How you organize your business matters. Disorganization can result in production delays and errors that damage your bottom line. Yet, a lot of workers have a natural tendency toward disorganization when they’re performing tasks or rushing while trying to meet deadlines. Employees can learn to curb this impulse if their work environment contains reminders and tools that help them to maintain good organization habits. Effective storage is one of many critical tools. To organize for more storage, follow these four business organization tips.
Remove Every Piece of Clutter
Clutter usually makes employees less organized. For example, office workers who have a lot of dusty, personal items on their desks are prone to adding more similar items to their work areas over time. Eventually, desktop storage tools like document trays and pen holders disappear behind these items and then workers start leaving piles of paperwork and pens on their desks at the end of their shifts. Another example: Piles of paperwork, equipment and furniture often stacked under desks and in corners and closets reduce the amount of potential storage space for items that workers use regularly. To fix these types of problems, consider creating an employee work area policy that limits personal desk items to two or three small items per employee and selling or recycling anything that’s unused and taking up space.
Reduce All of the Paper
Although paper is often a source of clutter in a business, the bigger problem with it is the volume of well-organized files and documents that take up storage space in filing boxes, cabinets and closets. Business owners can reduce the space used for storing important paperwork by scanning hard copies of certain files and documents, such as outdated account files and sales receipts, and then saving them electronically to a cloud server and a handheld, portable storage device that takes up little space. By fixing this problem you not only improve available storage, but make your business more eco-friendly. Shred and recycle the hard copies. If you must still keep some paperwork stored offline, mark anything that you don’t need to keep forever with a recycling date and set an email paper recycling day reminder. Also, free up office space by storing the paperwork in a secure, off-site storage area.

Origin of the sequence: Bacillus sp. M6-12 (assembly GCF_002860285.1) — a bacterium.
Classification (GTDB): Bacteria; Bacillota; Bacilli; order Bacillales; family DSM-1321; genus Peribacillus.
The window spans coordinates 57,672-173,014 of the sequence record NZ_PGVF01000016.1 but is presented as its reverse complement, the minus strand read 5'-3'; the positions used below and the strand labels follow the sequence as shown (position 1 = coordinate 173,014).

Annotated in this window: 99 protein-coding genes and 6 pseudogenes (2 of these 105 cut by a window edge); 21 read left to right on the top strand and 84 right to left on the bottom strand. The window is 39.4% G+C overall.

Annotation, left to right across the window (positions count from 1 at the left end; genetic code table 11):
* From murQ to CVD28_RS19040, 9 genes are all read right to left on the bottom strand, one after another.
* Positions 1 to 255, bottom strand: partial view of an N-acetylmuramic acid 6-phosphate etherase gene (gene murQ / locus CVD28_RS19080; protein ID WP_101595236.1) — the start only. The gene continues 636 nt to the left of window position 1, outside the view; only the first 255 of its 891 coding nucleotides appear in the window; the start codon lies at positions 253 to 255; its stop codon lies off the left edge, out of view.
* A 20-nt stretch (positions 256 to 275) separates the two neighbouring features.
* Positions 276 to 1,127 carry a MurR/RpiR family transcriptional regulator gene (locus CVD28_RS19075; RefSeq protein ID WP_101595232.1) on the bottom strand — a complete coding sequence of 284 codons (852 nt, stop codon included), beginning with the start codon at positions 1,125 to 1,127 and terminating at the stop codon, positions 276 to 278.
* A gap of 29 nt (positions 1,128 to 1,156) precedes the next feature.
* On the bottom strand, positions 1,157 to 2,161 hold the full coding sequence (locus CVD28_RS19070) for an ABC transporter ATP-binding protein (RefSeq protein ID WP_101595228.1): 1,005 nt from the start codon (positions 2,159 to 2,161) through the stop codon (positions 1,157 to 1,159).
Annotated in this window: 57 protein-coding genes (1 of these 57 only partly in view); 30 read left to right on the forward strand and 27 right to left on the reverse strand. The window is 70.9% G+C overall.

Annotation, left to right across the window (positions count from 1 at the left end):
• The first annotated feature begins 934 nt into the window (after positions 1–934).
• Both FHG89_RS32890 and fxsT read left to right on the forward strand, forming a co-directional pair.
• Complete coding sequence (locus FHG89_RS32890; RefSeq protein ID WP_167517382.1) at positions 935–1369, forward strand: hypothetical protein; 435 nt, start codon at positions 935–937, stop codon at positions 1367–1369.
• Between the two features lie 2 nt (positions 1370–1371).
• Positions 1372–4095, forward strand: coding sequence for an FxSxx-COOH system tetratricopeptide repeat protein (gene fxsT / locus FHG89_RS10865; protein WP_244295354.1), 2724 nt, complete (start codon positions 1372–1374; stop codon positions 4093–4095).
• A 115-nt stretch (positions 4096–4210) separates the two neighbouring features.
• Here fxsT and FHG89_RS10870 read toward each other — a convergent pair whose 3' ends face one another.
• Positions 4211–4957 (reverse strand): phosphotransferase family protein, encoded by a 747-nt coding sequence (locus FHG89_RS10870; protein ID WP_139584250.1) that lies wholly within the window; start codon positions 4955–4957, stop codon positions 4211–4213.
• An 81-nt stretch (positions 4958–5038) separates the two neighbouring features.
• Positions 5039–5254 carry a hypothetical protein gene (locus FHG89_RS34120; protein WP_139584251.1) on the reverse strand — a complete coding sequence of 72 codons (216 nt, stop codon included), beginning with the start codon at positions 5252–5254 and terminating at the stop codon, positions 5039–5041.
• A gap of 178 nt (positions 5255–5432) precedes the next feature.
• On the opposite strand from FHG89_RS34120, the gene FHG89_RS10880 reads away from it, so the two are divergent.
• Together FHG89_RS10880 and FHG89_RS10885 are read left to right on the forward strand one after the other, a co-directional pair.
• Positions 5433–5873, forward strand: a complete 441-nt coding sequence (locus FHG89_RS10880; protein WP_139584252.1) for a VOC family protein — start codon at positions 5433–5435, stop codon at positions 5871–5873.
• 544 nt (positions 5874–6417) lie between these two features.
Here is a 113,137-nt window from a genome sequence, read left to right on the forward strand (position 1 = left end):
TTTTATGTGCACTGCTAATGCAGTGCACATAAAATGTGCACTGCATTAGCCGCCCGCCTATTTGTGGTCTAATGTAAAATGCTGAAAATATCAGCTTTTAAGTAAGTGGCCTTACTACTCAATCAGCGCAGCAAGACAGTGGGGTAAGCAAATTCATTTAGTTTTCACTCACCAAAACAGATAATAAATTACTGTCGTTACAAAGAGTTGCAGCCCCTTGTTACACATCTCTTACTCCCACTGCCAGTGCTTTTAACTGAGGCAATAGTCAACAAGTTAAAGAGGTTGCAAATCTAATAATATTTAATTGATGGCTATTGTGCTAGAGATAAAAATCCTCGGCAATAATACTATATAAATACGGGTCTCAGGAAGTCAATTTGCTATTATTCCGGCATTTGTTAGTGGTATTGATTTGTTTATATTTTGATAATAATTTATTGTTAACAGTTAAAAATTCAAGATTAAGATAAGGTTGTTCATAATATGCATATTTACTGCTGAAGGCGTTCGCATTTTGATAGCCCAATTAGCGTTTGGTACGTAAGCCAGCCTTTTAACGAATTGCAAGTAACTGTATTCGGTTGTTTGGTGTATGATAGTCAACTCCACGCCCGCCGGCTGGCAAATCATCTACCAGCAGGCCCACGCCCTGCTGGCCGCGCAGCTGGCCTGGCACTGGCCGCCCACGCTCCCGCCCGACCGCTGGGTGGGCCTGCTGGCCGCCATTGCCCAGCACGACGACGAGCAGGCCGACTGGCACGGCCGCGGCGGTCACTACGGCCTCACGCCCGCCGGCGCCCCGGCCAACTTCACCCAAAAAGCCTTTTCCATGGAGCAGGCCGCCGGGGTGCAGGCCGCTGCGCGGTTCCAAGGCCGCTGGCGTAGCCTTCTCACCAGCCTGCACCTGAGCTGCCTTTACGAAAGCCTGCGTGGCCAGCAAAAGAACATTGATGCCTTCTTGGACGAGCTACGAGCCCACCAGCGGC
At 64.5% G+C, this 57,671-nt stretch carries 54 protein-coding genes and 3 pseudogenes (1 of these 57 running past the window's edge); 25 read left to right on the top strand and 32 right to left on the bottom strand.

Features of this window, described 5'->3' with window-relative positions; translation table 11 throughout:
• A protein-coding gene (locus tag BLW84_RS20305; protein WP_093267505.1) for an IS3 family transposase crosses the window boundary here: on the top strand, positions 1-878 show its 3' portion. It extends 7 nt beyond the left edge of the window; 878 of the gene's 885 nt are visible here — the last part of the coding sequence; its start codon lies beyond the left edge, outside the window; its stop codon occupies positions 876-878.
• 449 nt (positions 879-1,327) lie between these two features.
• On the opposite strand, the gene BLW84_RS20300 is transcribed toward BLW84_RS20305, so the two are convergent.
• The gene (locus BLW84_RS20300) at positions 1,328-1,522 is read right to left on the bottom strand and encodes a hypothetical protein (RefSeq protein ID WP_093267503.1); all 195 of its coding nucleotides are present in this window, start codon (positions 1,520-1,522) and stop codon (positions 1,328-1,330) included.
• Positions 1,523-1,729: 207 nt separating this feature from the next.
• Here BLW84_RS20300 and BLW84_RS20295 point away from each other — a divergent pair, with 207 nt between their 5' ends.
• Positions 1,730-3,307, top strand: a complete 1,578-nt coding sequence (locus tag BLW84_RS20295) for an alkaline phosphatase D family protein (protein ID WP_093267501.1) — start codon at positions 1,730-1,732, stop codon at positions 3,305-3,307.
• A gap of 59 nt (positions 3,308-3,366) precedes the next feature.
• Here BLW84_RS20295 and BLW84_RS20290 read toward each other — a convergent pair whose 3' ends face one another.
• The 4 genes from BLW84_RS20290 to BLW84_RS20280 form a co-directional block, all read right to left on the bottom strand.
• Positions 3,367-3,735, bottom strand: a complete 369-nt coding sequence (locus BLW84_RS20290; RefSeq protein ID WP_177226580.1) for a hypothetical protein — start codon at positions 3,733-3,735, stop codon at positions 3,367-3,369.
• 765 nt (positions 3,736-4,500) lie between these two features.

Make Better Use of Existing Storage
Business owners typically have enough storage space, but they fail to use all of it. Beyond clearing out closets and opening up space in specific rooms by removing clutter and reducing paper, check how you can improve upon every type of existing storage in your business. For example, retailers often never use the shelves in cash wrap units directly under computers and registers because these shelves are too deep or blocked by cables. To make better use of the space, they merely need to place an object, such as a box, at the back of each shelf to prevent items from drifting too far into the unit and use zip ties to pull the cables together and out of the way, respectively. Another example: Office workers often don’t use drawers efficiently. Instead of placing one organizer tray in a drawer to store paperclips, pens, sticky notes and other office supplies, they can make better use of the space by installing tiered, sliding trays so that a drawer can hold more items.
Add Efficient Combo Storage Solutions
Some business owners hesitate to install bookshelves, cabinets and other shelving-style units because these storage solutions take up a lot of wall space. Additionally, they believe that shelving units tend to only work well for storage of large and bulk supply items. Open units like bookshelves also quickly become dust collectors. To organize your business with a shelving unit that creates more storage in an efficient fashion, invest in a design that combines different types of storage solutions so that you need less overall storage. For example, you might invest in a large storage cabinet that features pullout bins of varying sizes like the styles found via this hyperlink. Since a cabinet has doors, you don’t need to worry about a lot of dust. The bins make it possible for you to store small loose and packaged, large and bulk items efficiently in one spot.
As you can see, you don’t need to reorganize your entire business to gain more storage. You merely need to reconsider how you use the space available to you. You don’t need to change everything at once either. You can start small by picking an area of your business to target for reorganization and creating a schedule for the week that puts aside a little time each day for employees to focus on improving that space. If you don’t have time this week to tackle a spot used by everyone, move forward by at least emailing organizational tips to employees and making new policies that prompt them to clean up and organize their work areas.
Emma is a freelance writer based out of Boston, MA. She writes most often on health and education. When not writing, she enjoys reading and watching film noir. Say hi on Twitter @EmmaSturgis2